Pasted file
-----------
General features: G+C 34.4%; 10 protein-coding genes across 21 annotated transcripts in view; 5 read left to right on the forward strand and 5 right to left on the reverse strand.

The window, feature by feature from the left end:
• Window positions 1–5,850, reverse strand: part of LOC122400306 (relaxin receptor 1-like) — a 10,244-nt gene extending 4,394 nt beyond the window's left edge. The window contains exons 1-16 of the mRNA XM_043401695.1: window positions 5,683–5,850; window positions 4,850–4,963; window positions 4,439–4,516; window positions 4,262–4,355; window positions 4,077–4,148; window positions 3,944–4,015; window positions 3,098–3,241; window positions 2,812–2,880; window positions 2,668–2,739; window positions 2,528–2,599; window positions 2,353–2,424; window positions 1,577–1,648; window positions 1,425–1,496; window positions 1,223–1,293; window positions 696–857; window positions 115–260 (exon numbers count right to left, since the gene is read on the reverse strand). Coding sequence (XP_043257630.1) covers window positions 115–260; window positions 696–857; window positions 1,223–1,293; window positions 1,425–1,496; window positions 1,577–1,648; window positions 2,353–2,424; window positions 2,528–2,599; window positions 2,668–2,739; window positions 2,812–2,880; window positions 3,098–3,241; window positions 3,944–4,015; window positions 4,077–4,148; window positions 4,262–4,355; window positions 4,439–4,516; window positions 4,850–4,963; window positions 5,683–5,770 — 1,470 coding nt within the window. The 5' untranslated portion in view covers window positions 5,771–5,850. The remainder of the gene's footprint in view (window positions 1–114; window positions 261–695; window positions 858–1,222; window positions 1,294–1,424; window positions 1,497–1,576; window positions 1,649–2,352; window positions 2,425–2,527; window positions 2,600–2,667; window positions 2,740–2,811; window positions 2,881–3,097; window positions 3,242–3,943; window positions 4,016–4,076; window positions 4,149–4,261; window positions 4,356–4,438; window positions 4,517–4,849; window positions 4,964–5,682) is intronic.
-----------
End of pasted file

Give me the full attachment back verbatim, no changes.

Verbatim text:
General features: G+C 34.4%; 10 protein-coding genes across 21 annotated transcripts in view; 5 read left to right on the forward strand and 5 right to left on the reverse strand.

The window, feature by feature from the left end:
• Window positions 1–5,850, reverse strand: part of LOC122400306 (relaxin receptor 1-like) — a 10,244-nt gene extending 4,394 nt beyond the window's left edge. The window contains exons 1-16 of the mRNA XM_043401695.1: window positions 5,683–5,850; window positions 4,850–4,963; window positions 4,439–4,516; window positions 4,262–4,355; window positions 4,077–4,148; window positions 3,944–4,015; window positions 3,098–3,241; window positions 2,812–2,880; window positions 2,668–2,739; window positions 2,528–2,599; window positions 2,353–2,424; window positions 1,577–1,648; window positions 1,425–1,496; window positions 1,223–1,293; window positions 696–857; window positions 115–260 (exon numbers count right to left, since the gene is read on the reverse strand). Coding sequence (XP_043257630.1) covers window positions 115–260; window positions 696–857; window positions 1,223–1,293; window positions 1,425–1,496; window positions 1,577–1,648; window positions 2,353–2,424; window positions 2,528–2,599; window positions 2,668–2,739; window positions 2,812–2,880; window positions 3,098–3,241; window positions 3,944–4,015; window positions 4,077–4,148; window positions 4,262–4,355; window positions 4,439–4,516; window positions 4,850–4,963; window positions 5,683–5,770 — 1,470 coding nt within the window. The 5' untranslated portion in view covers window positions 5,771–5,850. The remainder of the gene's footprint in view (window positions 1–114; window positions 261–695; window positions 858–1,222; window positions 1,294–1,424; window positions 1,497–1,576; window positions 1,649–2,352; window positions 2,425–2,527; window positions 2,600–2,667; window positions 2,740–2,811; window positions 2,881–3,097; window positions 3,242–3,943; window positions 4,016–4,076; window positions 4,149–4,261; window positions 4,356–4,438; window positions 4,517–4,849; window positions 4,964–5,682) is intronic.